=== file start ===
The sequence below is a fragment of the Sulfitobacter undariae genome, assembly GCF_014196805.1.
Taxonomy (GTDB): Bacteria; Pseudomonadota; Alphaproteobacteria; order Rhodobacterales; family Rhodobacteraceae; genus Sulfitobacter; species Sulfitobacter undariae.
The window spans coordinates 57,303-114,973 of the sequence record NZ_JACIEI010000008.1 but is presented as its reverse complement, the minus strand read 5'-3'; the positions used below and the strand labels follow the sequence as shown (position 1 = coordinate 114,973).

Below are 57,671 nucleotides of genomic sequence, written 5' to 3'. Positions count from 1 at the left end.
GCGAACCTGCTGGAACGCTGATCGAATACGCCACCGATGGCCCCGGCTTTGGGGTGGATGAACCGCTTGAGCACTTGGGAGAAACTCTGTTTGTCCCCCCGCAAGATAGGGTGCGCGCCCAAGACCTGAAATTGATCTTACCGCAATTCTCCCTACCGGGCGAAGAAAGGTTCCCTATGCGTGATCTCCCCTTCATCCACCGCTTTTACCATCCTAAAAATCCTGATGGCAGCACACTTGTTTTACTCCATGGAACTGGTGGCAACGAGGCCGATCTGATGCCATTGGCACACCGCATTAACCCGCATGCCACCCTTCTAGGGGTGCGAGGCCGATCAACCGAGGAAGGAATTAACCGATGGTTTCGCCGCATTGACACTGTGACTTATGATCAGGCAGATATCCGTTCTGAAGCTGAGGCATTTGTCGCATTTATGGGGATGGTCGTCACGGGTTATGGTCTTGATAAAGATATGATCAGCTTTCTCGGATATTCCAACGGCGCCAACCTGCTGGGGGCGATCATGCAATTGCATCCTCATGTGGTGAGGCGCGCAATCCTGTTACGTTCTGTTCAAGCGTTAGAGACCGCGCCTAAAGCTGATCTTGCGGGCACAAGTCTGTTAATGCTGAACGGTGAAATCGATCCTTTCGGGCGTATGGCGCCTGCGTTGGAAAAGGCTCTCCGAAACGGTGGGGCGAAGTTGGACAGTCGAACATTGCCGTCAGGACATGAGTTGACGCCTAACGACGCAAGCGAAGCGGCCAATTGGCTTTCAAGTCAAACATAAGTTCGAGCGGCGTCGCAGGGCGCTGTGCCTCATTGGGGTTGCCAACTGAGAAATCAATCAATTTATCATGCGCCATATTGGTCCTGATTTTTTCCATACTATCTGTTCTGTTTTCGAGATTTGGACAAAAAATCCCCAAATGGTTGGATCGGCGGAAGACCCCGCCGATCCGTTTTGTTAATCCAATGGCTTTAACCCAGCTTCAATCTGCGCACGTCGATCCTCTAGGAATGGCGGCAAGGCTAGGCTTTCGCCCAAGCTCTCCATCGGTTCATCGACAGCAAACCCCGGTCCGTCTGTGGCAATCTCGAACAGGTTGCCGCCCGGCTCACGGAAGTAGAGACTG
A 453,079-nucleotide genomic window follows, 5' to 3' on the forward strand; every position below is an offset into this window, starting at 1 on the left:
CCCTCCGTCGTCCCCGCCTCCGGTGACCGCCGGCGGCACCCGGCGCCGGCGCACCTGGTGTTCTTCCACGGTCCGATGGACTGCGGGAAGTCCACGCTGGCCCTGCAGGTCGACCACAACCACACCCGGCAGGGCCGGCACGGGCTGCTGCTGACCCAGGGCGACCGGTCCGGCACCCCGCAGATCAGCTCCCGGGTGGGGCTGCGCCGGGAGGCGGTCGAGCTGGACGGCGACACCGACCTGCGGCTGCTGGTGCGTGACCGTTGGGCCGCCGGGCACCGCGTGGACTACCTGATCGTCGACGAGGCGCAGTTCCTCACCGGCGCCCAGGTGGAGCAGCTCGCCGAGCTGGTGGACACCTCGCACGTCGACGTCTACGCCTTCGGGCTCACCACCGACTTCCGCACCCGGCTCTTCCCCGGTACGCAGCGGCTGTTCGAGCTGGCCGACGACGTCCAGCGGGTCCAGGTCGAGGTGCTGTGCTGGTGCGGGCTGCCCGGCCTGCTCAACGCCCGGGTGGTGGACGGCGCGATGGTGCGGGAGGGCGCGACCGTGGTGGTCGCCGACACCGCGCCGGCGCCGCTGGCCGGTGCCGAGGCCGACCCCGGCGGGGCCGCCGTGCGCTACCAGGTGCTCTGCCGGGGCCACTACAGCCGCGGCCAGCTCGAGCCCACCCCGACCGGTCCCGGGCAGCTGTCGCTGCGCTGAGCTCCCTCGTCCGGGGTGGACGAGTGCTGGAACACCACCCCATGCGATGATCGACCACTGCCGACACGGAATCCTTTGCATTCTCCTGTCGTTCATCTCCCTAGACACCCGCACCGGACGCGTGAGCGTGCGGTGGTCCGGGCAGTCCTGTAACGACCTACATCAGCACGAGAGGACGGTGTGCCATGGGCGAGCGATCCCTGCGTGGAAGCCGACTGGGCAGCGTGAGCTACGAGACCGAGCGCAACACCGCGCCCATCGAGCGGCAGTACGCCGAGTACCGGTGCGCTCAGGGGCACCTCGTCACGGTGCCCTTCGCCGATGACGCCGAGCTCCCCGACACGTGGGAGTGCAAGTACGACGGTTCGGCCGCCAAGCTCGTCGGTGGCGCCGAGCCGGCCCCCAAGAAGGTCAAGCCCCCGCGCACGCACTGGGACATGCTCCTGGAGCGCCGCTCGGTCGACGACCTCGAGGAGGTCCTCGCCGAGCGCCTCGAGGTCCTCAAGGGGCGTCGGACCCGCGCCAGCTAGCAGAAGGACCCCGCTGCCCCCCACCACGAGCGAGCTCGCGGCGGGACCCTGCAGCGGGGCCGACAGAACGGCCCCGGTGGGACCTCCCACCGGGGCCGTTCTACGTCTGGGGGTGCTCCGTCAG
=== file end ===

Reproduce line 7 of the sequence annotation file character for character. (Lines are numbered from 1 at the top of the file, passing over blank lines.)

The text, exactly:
CCCTCCGTCGTCCCCGCCTCCGGTGACCGCCGGCGGCACCCGGCGCCGGCGCACCTGGTGTTCTTCCACGGTCCGATGGACTGCGGGAAGTCCACGCTGGCCCTGCAGGTCGACCACAACCACACCCGGCAGGGCCGGCACGGGCTGCTGCTGACCCAGGGCGACCGGTCCGGCACCCCGCAGATCAGCTCCCGGGTGGGGCTGCGCCGGGAGGCGGTCGAGCTGGACGGCGACACCGACCTGCGGCTGCTGGTGCGTGACCGTTGGGCCGCCGGGCACCGCGTGGACTACCTGATCGTCGACGAGGCGCAGTTCCTCACCGGCGCCCAGGTGGAGCAGCTCGCCGAGCTGGTGGACACCTCGCACGTCGACGTCTACGCCTTCGGGCTCACCACCGACTTCCGCACCCGGCTCTTCCCCGGTACGCAGCGGCTGTTCGAGCTGGCCGACGACGTCCAGCGGGTCCAGGTCGAGGTGCTGTGCTGGTGCGGGCTGCCCGGCCTGCTCAACGCCCGGGTGGTGGACGGCGCGATGGTGCGGGAGGGCGCGACCGTGGTGGTCGCCGACACCGCGCCGGCGCCGCTGGCCGGTGCCGAGGCCGACCCCGGCGGGGCCGCCGTGCGCTACCAGGTGCTCTGCCGGGGCCACTACAGCCGCGGCCAGCTCGAGCCCACCCCGACCGGTCCCGGGCAGCTGTCGCTGCGCTGAGCTCCCTCGTCCGGGGTGGACGAGTGCTGGAACACCACCCCATGCGATGATCGACCACTGCCGACACGGAATCCTTTGCATTCTCCTGTCGTTCATCTCCCTAGACACCCGCACCGGACGCGTGAGCGTGCGGTGGTCCGGGCAGTCCTGTAACGACCTACATCAGCACGAGAGGACGGTGTGCCATGGGCGAGCGATCCCTGCGTGGAAGCCGACTGGGCAGCGTGAGCTACGAGACCGAGCGCAACACCGCGCCCATCGAGCGGCAGTACGCCGAGTACCGGTGCGCTCAGGGGCACCTCGTCACGGTGCCCTTCGCCGATGACGCCGAGCTCCCCGACACGTGGGAGTGCAAGTACGACGGTTCGGCCGCCAAGCTCGTCGGTGGCGCCGAGCCGGCCCCCAAGAAGGTCAAGCCCCCGCGCACGCACTGGGACATGCTCCTGGAGCGCCGCTCGGTCGACGACCTCGAGGAGGTCCTCGCCGAGCGCCTCGAGGTCCTCAAGGGGCGTCGGACCCGCGCCAGCTAGCAGAAGGACCCCGCTGCCCCCCACCACGAGCGAGCTCGCGGCGGGACCCTGCAGCGGGGCCGACAGAACGGCCCCGGTGGGACCTCCCACCGGGGCCGTTCTACGTCTGGGGGTGCTCCGTCAG